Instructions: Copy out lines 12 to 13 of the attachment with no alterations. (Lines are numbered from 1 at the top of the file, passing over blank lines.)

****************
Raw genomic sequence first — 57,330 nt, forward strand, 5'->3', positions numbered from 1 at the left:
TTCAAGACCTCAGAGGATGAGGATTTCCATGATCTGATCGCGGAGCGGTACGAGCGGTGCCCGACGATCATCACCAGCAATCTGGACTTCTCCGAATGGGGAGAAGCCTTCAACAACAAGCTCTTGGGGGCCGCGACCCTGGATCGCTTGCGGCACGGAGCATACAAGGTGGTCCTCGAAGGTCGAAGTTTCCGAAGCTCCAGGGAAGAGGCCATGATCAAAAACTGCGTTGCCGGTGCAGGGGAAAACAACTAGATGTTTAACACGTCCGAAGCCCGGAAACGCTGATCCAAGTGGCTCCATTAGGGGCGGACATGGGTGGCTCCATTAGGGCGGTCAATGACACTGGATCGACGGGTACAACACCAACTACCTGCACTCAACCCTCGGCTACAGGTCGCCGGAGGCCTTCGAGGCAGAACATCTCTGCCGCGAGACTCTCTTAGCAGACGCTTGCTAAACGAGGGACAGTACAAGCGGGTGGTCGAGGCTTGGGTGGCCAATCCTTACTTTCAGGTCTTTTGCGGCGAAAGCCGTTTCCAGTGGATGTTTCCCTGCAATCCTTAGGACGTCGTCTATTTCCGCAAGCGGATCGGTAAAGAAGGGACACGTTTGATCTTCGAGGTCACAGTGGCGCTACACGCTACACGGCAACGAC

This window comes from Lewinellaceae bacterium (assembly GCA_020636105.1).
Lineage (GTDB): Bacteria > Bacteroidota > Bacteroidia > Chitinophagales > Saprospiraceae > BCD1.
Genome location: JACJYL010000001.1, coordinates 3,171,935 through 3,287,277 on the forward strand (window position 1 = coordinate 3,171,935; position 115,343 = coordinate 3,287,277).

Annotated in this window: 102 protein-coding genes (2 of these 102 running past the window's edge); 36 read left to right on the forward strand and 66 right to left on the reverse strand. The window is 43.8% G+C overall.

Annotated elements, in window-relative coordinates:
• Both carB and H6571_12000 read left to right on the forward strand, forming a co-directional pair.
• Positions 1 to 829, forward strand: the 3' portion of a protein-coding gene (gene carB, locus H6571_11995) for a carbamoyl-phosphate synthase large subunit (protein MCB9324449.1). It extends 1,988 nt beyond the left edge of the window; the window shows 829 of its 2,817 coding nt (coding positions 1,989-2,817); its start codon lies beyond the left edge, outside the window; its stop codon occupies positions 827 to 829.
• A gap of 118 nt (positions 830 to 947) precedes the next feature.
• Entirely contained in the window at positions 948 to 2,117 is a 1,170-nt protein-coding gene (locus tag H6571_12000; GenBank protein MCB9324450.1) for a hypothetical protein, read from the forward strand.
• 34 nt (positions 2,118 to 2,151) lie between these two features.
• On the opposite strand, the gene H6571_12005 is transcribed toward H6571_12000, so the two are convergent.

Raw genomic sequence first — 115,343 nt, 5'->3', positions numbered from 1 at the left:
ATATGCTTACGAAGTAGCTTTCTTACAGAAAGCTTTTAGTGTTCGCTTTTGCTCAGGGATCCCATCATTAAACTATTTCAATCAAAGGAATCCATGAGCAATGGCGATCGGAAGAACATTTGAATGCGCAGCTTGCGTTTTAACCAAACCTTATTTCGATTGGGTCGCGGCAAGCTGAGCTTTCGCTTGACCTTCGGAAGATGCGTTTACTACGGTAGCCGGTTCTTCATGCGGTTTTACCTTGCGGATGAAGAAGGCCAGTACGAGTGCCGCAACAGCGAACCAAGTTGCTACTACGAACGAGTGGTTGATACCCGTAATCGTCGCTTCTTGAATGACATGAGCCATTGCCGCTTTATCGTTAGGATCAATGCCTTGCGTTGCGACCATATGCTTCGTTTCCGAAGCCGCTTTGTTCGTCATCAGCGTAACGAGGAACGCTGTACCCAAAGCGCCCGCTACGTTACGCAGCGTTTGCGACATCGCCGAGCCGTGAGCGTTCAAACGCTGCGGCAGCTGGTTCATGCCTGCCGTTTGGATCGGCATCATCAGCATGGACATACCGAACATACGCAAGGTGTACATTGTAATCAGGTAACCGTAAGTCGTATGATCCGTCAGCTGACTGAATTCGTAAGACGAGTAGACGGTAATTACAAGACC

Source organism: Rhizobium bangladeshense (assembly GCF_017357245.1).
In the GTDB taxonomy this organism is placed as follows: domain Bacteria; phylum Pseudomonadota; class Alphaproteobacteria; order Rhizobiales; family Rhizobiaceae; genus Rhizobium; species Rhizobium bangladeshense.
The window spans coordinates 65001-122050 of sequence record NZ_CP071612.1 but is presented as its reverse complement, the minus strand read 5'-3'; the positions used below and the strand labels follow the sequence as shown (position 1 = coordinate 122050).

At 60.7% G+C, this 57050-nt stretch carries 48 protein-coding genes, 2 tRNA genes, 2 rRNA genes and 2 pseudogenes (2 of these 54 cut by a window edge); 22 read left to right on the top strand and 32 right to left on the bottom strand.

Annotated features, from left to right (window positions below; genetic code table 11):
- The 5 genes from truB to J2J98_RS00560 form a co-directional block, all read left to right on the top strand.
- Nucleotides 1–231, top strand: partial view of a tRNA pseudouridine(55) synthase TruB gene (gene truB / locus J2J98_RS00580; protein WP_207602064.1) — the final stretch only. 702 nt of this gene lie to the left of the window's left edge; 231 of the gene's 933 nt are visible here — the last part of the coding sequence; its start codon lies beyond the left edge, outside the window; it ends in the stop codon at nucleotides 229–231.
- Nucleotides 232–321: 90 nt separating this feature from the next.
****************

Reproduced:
• 34 nt (positions 2,118 to 2,151) lie between these two features.
• On the opposite strand, the gene H6571_12005 is transcribed toward H6571_12000, so the two are convergent.